NYPD targets mosques using 'terrorism enterprise investigations'

Latest revelation in long-running AP probe into NYPD spying outrages New York Muslims

The Islamic Cultural Center on Manhattan's Upper East Side was a target of the NYPD's spying program, according to documents obtained by The Associated Press.
Mario Tama/Getty Images

The New York Police Department (NYPD) has secretly labeled entire mosques as terrorist organizations, a designation that allows police to use informants to record sermons and spy on imams, often without specific evidence of criminal wrongdoing.

Since the 9/11 attacks, the NYPD has opened at least a dozen "terrorism enterprise investigations" into mosques, according to interviews and confidential police documents. A TEI, as it is known, is a police tool intended to help investigate suspected terrorist cells.

Designating an entire mosque as a terrorism enterprise means that anyone who attends prayer services there is a potential subject of an investigation and fair game for surveillance.

Many TEIs stretch for years, allowing surveillance to continue even though the NYPD has never criminally charged a mosque or Islamic organization with operating as a terrorism enterprise.

The NYPD's spying program is detailed in a new book by Associated Press reporters.

The AP originally reported in 2011 that the NYPD was spying on Muslims and mosques around the city. The news agency won a Pulitzer Prize for its reporting, and has continued to follow the story since then. 

The documents show in detail how, in its hunt for terrorists, the NYPD investigated countless innocent New York Muslims and put information about them in secret police files. As a tactic, opening an enterprise investigation on a mosque is so potentially invasive that while the NYPD conducted at least a dozen, the FBI never opened one, according to interviews with federal law enforcement officials.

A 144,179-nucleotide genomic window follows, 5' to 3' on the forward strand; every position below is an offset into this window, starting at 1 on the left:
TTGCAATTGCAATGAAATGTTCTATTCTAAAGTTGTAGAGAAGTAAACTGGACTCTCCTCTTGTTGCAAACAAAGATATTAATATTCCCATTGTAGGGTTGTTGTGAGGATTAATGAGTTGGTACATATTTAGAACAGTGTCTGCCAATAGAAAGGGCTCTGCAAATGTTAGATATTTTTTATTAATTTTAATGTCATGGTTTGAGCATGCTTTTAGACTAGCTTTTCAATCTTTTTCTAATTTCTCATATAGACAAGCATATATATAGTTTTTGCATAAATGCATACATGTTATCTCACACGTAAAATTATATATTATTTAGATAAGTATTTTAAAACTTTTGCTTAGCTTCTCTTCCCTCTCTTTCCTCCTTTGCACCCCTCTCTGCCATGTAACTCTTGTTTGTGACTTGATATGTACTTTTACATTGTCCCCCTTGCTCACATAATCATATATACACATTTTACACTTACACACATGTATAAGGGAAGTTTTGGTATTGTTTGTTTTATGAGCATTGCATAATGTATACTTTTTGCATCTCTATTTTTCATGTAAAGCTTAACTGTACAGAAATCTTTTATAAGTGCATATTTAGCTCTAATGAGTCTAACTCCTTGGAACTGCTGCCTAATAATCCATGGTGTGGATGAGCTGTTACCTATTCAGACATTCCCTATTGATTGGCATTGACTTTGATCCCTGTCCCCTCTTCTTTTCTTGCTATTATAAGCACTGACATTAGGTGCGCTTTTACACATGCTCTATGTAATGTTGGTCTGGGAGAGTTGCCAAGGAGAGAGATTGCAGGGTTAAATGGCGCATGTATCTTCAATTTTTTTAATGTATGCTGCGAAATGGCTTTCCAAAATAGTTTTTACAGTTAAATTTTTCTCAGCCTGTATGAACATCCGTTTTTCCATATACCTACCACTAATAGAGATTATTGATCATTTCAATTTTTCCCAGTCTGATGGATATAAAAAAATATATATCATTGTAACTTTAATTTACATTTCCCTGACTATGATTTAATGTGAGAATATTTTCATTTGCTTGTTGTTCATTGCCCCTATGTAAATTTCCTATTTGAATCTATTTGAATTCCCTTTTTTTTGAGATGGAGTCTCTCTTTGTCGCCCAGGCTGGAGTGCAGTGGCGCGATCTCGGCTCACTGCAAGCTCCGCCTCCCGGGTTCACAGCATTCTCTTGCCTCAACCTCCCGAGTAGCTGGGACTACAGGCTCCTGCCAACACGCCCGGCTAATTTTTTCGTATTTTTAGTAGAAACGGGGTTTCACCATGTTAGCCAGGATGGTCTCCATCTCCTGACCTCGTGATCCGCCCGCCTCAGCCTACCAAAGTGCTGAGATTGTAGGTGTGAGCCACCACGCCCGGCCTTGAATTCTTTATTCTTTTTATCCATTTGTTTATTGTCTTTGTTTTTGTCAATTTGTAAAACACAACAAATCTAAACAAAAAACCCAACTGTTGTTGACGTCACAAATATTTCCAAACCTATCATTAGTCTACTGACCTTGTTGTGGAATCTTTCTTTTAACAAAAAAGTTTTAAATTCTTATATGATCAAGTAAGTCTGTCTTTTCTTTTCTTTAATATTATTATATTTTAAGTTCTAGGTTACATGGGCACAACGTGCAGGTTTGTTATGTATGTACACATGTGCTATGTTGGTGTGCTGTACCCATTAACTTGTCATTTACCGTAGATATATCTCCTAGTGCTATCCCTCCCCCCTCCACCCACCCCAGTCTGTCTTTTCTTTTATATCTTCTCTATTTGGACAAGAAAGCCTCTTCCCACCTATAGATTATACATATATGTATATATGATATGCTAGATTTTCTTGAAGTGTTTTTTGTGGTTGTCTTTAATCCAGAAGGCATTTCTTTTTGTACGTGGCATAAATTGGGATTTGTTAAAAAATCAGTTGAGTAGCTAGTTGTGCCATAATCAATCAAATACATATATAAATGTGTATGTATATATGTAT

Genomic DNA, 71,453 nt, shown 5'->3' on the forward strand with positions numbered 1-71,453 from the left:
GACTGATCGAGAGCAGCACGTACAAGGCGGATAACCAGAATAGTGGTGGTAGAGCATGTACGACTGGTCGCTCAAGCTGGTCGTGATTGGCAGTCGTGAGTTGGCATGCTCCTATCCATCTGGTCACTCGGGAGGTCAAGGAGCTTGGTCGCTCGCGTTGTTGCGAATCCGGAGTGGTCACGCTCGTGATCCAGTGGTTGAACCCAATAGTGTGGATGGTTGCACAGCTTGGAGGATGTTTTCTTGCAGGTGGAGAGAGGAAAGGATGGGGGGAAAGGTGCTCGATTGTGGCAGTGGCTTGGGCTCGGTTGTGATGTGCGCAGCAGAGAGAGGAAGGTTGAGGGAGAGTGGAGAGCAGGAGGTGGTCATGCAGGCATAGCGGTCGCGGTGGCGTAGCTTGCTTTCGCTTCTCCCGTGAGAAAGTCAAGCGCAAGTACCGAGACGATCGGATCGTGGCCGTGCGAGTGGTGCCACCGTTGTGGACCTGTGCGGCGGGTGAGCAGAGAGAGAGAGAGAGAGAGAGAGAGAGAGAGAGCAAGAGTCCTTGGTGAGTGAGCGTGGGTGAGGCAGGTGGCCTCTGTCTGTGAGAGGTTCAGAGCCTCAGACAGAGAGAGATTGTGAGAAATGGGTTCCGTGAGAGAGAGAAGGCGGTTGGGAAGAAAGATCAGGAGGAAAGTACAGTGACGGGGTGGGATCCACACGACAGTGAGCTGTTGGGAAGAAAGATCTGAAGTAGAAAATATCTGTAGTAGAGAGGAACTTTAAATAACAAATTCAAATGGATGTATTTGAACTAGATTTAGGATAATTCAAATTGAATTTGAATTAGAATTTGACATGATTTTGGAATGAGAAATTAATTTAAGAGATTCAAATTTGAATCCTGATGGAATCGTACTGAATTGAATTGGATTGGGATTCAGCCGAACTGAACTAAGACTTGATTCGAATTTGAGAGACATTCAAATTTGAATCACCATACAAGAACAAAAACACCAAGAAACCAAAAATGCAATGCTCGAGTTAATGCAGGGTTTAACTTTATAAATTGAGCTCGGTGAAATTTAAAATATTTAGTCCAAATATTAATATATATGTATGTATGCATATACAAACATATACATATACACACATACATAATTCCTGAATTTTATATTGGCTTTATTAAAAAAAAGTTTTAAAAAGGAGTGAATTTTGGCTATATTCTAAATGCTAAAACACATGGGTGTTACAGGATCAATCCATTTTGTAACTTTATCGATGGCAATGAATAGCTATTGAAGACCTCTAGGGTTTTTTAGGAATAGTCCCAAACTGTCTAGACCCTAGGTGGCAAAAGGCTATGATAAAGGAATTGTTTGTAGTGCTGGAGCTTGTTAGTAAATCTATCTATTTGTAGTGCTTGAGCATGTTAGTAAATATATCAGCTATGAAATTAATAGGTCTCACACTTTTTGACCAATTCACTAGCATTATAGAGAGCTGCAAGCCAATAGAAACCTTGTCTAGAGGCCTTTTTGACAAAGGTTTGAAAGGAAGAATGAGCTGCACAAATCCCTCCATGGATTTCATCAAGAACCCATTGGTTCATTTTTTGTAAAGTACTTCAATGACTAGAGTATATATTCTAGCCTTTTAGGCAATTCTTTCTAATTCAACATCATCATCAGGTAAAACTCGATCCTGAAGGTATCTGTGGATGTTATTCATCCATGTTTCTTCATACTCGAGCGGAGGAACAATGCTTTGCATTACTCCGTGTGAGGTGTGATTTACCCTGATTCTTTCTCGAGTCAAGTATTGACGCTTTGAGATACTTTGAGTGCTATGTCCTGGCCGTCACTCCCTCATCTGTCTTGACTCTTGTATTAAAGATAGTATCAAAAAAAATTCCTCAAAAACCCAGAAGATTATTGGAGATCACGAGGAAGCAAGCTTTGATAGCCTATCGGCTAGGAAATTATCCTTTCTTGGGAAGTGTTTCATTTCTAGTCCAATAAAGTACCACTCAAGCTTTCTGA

The NYPD did not limit its operations to collecting information on those who attended the mosques or led prayers. The department also sought to place people on the boards of New York's Islamic institutions to fill intelligence gaps.

One confidential NYPD document shows that police wanted to put informants in leadership positions at mosques and other organizations, including the Arab American Association of New York, a secular social-service organization in Brooklyn.

The executive director of the group has worked with city officials, including Public Advocate Bill de Blasio, a front-runner for mayor.

The disclosures come as the NYPD is fighting off lawsuits accusing it of engaging in racial profiling while combating crime. Earlier this month, a judge ruled that the department's use of the stop-and-frisk tactic was unconstitutional.

The American Civil Liberties Union and two other groups have sued, saying the Muslim spying programs are unconstitutional and make Muslims afraid to practice their faith without police scrutiny.

Both Mayor Michael Bloomberg and Police Commissioner Raymond Kelly have denied those accusations. They say police do not unfairly target people but only follow leads.

"As a matter of department policy, undercover officers and confidential informants do not enter a mosque unless they are following up on a lead," Kelly wrote recently in The Wall Street Journal. "We have a responsibility to protect New Yorkers from violent crime or another terrorist attack -- and we uphold the law in doing so."

An NYPD spokesman declined to comment.